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I hope that splash didn't have anything to do with my favourite ball!

 

Also not to be missed on the Llangollen Canal are the two aqueducts – one at Chirk as you cross from England into Wales, and the other at Pontcysyllte. The views are amazing, and it’s hard to believe that you’re in a boat on a canal aqueduct that’s seventy feet up in the air over the river far below. Now I know what it’s like to be a bird!

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Eventually we had to turn back though, and on the final night we ate at a fascinating pub called the Jack Mytton in Whittington, not too far from our boatyard and right on the edge of the canal. It was lovely inside, with lots of interesting things on the walls, though I wasn’t too keen on the carving of a bear outside.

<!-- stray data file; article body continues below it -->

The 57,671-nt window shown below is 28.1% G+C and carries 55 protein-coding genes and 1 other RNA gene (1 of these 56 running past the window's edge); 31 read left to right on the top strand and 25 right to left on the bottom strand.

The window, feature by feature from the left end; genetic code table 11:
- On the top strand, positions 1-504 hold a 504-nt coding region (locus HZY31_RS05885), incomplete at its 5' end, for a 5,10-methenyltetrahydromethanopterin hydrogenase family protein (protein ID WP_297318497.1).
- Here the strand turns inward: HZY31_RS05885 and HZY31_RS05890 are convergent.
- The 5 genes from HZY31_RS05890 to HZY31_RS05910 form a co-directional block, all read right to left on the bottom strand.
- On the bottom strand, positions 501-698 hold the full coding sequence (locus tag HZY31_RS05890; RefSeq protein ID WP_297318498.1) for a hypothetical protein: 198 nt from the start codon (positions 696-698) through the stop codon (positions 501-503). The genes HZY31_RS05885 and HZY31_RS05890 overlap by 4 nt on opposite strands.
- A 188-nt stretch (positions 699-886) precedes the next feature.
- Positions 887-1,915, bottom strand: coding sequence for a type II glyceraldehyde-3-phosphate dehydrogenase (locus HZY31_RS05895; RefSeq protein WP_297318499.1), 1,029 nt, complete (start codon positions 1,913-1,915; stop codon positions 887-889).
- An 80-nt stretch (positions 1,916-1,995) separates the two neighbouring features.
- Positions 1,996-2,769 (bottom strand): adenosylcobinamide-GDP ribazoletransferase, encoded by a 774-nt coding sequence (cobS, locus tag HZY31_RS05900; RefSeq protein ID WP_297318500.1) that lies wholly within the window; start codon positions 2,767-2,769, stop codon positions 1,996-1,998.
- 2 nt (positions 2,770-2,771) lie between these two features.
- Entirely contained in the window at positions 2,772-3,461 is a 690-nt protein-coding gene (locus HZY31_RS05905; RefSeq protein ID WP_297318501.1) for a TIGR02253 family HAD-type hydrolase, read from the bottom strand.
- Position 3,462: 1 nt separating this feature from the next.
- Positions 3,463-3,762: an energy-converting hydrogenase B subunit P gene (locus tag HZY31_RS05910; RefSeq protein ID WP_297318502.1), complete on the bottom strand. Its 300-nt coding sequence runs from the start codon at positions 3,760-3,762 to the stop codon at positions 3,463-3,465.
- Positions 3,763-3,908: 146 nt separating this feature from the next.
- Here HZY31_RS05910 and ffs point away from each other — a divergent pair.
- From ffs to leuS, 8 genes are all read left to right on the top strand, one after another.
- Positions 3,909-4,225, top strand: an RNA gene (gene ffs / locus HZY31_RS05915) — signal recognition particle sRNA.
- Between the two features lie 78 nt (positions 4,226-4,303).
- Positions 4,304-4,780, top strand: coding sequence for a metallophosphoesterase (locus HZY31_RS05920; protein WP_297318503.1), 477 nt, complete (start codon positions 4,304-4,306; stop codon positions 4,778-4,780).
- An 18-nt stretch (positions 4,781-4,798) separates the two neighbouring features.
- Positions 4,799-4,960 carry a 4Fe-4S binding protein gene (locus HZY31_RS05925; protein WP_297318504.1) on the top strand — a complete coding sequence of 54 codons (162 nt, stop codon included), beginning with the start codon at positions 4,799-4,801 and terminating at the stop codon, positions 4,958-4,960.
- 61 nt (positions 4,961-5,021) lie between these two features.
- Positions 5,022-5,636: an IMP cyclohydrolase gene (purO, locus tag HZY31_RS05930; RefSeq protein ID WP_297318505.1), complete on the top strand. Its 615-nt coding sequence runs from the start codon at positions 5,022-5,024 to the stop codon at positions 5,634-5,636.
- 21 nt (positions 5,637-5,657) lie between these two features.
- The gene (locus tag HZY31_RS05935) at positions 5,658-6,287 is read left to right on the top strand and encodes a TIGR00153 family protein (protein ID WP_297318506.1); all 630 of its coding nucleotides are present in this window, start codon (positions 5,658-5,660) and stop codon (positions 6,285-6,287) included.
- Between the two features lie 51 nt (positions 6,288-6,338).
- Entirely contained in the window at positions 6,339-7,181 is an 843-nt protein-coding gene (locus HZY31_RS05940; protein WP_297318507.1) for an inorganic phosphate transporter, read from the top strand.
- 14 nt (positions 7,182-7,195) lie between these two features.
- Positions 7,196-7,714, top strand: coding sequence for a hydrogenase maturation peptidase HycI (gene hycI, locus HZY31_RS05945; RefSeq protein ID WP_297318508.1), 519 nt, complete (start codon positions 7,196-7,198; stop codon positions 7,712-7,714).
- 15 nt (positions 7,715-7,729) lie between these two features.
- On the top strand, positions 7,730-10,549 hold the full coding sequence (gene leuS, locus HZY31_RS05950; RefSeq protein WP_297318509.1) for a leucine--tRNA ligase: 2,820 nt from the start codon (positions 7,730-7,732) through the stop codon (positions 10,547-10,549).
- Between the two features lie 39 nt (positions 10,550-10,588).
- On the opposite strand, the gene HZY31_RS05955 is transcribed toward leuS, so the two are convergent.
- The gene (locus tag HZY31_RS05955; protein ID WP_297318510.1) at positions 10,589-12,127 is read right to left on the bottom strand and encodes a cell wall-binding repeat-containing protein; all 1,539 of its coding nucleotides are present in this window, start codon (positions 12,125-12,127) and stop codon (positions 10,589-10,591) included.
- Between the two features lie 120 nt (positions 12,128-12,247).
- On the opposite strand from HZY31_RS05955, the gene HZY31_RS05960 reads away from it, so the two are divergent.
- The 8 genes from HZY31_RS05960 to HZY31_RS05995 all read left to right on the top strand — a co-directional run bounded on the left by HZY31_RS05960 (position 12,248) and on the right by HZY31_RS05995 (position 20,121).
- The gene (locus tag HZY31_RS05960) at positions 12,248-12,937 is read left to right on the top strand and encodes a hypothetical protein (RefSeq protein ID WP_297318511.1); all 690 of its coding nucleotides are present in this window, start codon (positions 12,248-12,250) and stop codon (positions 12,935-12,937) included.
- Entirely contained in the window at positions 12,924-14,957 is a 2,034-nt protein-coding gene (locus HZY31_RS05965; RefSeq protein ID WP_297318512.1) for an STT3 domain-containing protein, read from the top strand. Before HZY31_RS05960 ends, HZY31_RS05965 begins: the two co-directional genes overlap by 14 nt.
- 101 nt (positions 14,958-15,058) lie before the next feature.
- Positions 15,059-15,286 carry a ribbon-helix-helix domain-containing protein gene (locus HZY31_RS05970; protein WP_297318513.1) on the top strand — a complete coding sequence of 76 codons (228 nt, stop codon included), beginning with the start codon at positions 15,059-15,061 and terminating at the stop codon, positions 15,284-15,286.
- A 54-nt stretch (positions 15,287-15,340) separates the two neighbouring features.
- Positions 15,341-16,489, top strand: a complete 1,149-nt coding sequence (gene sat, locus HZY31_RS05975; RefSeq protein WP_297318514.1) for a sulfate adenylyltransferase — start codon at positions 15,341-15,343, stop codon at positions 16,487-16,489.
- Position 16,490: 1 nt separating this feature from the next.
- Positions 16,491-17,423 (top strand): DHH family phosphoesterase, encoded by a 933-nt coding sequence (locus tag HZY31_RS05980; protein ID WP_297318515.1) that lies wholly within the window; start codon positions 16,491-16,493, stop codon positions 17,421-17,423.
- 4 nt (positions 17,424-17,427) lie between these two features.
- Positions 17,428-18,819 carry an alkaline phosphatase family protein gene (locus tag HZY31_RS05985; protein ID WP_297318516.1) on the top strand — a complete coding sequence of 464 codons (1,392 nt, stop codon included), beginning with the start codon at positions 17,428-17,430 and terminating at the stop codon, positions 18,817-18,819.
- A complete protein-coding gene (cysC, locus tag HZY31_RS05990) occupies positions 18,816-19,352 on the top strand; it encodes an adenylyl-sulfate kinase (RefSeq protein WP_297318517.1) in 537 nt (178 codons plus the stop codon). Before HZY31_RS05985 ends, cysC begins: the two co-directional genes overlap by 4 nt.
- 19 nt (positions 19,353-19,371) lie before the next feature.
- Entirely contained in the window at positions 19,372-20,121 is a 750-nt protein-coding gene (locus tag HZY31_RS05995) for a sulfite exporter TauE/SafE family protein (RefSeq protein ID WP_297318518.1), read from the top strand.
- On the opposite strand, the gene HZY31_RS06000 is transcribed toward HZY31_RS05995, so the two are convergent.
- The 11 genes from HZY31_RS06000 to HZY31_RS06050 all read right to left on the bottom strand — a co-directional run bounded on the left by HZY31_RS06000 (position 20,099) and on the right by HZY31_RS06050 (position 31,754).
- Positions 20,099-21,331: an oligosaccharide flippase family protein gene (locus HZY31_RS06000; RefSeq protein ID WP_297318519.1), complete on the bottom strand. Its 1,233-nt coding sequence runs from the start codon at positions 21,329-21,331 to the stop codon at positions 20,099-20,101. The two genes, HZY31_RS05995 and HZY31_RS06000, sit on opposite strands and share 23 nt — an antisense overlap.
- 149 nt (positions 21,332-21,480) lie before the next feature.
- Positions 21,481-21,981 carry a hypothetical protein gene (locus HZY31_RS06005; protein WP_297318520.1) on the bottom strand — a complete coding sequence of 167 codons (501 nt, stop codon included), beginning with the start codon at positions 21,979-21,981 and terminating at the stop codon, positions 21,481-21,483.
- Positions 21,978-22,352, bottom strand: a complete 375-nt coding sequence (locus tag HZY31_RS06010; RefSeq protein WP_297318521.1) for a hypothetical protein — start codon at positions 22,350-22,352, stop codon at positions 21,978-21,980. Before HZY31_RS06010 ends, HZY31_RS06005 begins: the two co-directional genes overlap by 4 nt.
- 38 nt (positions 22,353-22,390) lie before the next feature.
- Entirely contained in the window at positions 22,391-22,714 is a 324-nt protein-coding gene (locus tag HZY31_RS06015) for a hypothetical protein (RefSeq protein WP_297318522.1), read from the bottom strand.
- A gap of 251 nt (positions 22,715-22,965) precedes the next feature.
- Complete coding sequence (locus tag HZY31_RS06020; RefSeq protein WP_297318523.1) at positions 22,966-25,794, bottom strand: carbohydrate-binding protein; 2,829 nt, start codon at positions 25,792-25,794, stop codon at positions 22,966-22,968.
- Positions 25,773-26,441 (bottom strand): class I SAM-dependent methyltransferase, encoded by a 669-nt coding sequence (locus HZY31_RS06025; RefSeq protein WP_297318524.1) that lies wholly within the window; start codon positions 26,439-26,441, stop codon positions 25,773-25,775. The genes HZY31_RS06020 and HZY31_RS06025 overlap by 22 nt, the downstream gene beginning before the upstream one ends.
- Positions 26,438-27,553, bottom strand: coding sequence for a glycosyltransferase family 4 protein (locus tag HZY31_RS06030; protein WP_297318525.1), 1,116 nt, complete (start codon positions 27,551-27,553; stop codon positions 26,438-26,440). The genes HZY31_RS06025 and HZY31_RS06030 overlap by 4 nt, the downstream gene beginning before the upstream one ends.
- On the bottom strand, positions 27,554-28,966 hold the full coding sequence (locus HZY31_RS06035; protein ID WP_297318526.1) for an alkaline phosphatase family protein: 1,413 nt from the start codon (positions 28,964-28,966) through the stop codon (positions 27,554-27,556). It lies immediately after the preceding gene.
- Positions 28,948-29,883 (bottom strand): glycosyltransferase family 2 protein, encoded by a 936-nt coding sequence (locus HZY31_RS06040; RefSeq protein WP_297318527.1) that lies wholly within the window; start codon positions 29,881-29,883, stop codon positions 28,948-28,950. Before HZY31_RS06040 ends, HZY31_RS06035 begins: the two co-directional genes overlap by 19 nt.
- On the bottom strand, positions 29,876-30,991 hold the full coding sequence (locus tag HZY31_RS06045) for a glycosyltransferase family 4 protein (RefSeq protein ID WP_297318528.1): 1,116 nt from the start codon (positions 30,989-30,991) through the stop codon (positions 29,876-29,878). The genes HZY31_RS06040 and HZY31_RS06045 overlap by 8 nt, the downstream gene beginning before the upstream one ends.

The bear was forgotten though when I spotted a jar of dog biscuits on the bar! The landlord was very friendly and the food award-winning. They even have a pub dog which apparently looks like me but HUGE – can you imagine?! I would have loved to meet him but he obviously hadn’t heard about the royal visit and was out and about.

The next morning we returned the boat to the boatyard and headed home. I was sad that my boating adventure had to end. I’d loved all the exciting towpath walks; visiting a different place each time we stopped, and, most of all,  riding at the front of the boat like a princess watching the world go by. I was worn out and slept all the way home, dreaming of boats and ducks and averted fashion disasters. When we pulled up outside our house, I couldn’t wait to tell all my friends that little Willow of Tickhill was now Willow of the Waterways!

Phileas Phacts